Born in China, Johnny Chan came to the United States in 1968 with his family to Arizona. After a few years spent there, Chan and his family relocated to Texas where his family owned a restaurant in Houston. Planning to keep with tradition and take over the family business, Johnny took classes at the University of Houston. But at the ripe old age of 21, decided to take a different road and become a professional poker player. It was then that he decided to move to Las Vegas.
With a bankroll trend line that represented something like a sinusoidal curve, Johnny was often forced to pick up temporary jobs in order to keep his head above water. Young and determined though, he stuck at it and eventually began to pull in consistent winnings around 1982.
It was then that Chan would enter The America’s Cup of Poker and gain his nickname “The Orient Express”. Chan got this nickname from Bob Stupak after watching Johnny eliminate 13 out of the 16 opponents in just over a half an hour of time, eventually going on to win the tournament. From there, a star was born.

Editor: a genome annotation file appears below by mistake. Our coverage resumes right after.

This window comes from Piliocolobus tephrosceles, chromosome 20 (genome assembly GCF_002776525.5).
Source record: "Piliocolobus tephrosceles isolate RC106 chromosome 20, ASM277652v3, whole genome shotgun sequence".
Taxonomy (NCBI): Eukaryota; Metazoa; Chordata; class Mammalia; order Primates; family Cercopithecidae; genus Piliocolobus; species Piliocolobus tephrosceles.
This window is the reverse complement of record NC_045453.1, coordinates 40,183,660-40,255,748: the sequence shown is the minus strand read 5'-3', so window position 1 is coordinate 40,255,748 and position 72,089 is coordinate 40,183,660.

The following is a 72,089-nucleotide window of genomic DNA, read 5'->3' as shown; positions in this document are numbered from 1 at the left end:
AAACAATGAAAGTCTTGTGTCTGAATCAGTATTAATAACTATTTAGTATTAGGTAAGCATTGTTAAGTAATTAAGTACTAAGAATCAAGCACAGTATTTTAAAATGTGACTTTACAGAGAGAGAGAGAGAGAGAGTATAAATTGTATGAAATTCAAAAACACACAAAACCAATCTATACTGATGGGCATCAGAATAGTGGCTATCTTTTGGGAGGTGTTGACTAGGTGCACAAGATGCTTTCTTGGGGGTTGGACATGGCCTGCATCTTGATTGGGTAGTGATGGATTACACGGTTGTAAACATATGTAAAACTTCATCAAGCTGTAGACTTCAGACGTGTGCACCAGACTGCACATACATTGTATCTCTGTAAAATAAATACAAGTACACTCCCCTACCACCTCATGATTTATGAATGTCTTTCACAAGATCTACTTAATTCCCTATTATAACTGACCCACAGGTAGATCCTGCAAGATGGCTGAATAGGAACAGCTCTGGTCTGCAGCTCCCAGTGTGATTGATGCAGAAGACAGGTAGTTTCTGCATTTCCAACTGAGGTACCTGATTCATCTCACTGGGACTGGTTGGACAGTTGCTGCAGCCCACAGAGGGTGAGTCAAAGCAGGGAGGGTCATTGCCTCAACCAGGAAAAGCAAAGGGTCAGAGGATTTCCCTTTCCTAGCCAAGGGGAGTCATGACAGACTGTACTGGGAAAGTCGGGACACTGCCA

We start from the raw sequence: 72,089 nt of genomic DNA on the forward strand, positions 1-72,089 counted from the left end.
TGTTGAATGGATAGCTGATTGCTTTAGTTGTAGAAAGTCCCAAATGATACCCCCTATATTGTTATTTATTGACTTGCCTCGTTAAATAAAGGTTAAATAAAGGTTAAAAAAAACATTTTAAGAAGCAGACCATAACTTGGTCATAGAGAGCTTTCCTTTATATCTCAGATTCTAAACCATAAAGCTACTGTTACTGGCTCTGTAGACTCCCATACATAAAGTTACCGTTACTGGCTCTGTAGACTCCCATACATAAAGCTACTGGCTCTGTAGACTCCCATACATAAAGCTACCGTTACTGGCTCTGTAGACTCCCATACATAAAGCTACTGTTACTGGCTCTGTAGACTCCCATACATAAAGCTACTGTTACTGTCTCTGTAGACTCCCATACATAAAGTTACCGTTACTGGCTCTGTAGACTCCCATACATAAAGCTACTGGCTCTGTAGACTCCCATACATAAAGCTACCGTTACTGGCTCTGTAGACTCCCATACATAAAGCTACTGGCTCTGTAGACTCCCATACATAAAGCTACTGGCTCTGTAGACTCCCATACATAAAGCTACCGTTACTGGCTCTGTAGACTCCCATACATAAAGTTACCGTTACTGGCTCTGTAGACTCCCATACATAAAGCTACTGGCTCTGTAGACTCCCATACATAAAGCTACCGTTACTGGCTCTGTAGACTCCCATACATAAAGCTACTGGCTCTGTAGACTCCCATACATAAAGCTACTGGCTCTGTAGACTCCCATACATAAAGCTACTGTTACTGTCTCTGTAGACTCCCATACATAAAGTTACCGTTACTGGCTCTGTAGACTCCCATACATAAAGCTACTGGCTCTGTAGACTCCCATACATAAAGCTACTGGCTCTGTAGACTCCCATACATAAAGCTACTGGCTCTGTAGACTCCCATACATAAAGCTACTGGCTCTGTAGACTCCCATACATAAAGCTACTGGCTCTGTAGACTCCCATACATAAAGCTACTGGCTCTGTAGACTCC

Johnny won his first WSOP bracelet in 1985 in the $1,000 Limit Hold’em event. A couple years later in 1987, Chan would win the $10,000 Main Event and then follow it up with a repeat performance in 1988. What some people sometimes forget or don’t know about is that in 1989, Chan almost pulled off the three-peat after he battled all the way down to the final two players of the WSOP Main Event. Phil Hellmuth got the best of him that day, but that would be far from the end of Chan’s bracelet glory.
He added seven more bracelets to those first three, for a total of 10. Only Phil Hellmuth has more bracelets (11) and one other player, Doyle Brunson, holds 10. Chan was the first to reach double digits though when he defeated Phil Laak in 2008 for his tenth bracelet.
Outside of the World Series, Chan does very well in other televised events. He has four victories in NBC’s Poker After Dark and also done very well in the Poker Superstars Invitational Tournament. In that series, Chan placed second in February of 2005 and later won the second installment of the event in the summer of that same year.
Chan has also won events at the L.A. Poker Classic, participated on High Stakes Poker, and was elected into the Poker Hall of Fame in 2002.